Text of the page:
Storm of the century

The combination of snowplows and gusting wind built up piles of snow as high as 15 feet high in some areas of Ohio during the record-setting Blizzard of 1978, 40 years ago this month. Many roads were impassable for days afterward, while residents had to move into shelters because of widespread power and water outages. (Photo courtesy of the Delaware County Historical Society)

For most Ohioans, the first sign that something unusual was happening on that night 40 years ago was the shriek of a fierce, unrelenting wind.

In the late evening of Jan. 25, 1978, a low-pressure system from Canada met another low-pressure system from Texas. Such storms approach from opposite directions several times each winter, according to the National Weather Service. Usually they miss each other. This time they collided, causing what has come to be widely known as “the storm of the century.”

Immediate and devastating

Six Midwest states were clobbered with high winds, heavy snow, and wind chills of at least 50 degrees below zero. Gusts of 69 mph were recorded in Dayton and Columbus; Cleveland noted a gust of 82 mph. Four states, including Ohio, activated the National Guard.

Thousands of electric customers lost power. According to the Jan. 27 Delaware (Ohio) Gazette, a spokesman for Delaware’s Rural Electric Cooperative (now Consolidated Electric Cooperative) said most of the outages were from “wires being blown together and then short-circuiting.” Falling poles, downed lines, and fallen trees added to the problems.

Rural Electric crews “fought the cold and winds through the night to restore electricity,” the Jan. 27 Gazette reported. Then-manager L.D. Ziegler told the newspaper that linemen were having difficulty getting to problem areas: “Everywhere we go, we have to have a grader in front of us,” he said.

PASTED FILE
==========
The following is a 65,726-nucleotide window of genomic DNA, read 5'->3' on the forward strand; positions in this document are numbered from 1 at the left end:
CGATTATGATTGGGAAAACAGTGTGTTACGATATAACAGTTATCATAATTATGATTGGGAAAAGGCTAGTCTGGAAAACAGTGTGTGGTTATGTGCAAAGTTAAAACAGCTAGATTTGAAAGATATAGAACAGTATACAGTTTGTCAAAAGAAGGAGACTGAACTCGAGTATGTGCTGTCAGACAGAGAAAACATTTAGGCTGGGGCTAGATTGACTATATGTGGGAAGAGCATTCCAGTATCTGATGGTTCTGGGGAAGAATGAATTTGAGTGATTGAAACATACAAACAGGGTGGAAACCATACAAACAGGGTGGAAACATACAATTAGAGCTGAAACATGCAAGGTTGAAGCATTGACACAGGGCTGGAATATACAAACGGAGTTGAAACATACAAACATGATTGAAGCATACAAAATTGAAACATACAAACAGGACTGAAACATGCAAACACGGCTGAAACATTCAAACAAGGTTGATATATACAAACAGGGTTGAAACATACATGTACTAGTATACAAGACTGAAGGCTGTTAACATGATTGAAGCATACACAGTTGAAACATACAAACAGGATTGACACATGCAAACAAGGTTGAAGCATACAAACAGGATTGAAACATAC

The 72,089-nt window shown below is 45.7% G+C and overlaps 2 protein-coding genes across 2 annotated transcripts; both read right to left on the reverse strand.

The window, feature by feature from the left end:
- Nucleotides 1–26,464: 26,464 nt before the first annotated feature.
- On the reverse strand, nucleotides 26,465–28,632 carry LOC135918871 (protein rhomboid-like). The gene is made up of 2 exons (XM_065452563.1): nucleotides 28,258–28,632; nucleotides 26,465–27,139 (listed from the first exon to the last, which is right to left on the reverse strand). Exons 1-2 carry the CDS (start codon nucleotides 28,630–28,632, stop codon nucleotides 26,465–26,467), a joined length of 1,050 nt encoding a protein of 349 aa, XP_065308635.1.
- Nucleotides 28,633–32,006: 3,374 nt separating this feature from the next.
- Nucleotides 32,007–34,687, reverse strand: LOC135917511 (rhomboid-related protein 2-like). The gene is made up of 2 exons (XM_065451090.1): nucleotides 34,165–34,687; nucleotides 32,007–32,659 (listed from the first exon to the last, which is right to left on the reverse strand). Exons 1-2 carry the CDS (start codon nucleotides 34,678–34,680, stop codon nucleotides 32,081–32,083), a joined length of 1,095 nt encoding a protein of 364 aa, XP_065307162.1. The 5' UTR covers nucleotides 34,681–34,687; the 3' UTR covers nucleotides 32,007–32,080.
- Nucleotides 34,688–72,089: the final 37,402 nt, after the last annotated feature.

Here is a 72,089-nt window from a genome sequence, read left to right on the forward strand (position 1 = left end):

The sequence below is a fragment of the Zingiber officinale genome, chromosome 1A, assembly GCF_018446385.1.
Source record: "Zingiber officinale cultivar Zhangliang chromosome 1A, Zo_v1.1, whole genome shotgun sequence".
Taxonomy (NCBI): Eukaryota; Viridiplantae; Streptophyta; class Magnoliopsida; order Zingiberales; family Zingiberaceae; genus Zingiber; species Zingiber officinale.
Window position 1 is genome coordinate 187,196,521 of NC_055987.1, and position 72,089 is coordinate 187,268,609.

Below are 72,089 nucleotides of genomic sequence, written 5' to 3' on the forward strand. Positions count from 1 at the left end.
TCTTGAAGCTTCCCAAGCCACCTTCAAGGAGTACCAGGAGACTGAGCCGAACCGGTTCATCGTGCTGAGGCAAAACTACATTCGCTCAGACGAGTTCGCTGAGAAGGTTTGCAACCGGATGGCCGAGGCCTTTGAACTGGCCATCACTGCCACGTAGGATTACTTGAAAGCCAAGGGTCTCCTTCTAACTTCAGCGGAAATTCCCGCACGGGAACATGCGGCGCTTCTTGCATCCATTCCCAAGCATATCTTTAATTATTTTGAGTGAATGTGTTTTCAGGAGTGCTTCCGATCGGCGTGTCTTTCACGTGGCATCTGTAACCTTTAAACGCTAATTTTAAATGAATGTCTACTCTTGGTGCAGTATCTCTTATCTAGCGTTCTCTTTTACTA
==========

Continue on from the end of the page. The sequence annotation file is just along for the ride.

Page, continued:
Widespread hardship

Across Ohio, thousands of motorists were stranded in snowbound cars; 22 people in Ohio died after they walked away from their immobilized vehicles. The Ohio Turnpike closed for the only time in its history. Thousands more were evacuated from homes without heat or electricity. They found shelter in churches, schools, and armories.

The Guard’s adjutant general at that time, James C. Clem, reported drifts were 15 feet high and 100 yards long in Clermont County. On the Ohio River near Cincinnati, an ice jam 20 feet thick and 2½ miles long shoved 17 barges and towboats against Markland Dam.

Grateful for help

The Ohio National Guard magazine, The Buckeye Guard, devoted its April 1978 issue to the blizzard. It included a letter of thanks from Ohio Rural Electric Cooperatives, the statewide association that serves electric co-ops in the state:

“Without the help of the helicopter furnished to us, it would have been several days longer before we were able to return service to many thousands of rural electric consumers in Ohio. We would like to commend the pilots and other personnel who worked long and hard helping us with this effort,” the letter said.

Alternate transportation

Emerson Snapp, who was a Logan County Electric Cooperative trustee and a volunteer firefighter in 1978, said he was called to a house fire at 6 a.m. Jan. 26.

His wife told him to forget it. “‘It’s been snowing and blowing for hours,’” he recalls her saying. But Snapp thought his four-wheel-drive truck could make it.

It couldn’t. The Snapps’ house was in a woods, and when Snapp drove beyond the wooded area, the wind and snow were blinding. He backed up, left the truck, and climbed on his snowmobile.

Fortunately, the resident with the fire called back to say she’d put it out herself. Snapp, who recently retired as trustee, spent the next five days delivering food, fuel, and heating oil to people in need.

Clearing the way

Meanwhile, the Logan County Electric Cooperative coped with power outages by synchronizing its crews with those of the county garage across the road. “When the snowplows went out, our guys went out behind the snowplows,” Snapp says.

On Monday, five days after the blizzard began, the no-travel order was lifted. However, then-Delaware County Sheriff William Lavery warned, “Things are not back to normal by any means.”

“Normal” did return, eventually. But the winter of 1977-78 still holds many records: greatest snow depth, lowest barometric pressure, greatest snowfall in a 24-hour period, the state’s most severe storm for any season, the most snowfall during January, and the snowiest winter.

And very possibly, the most stories told.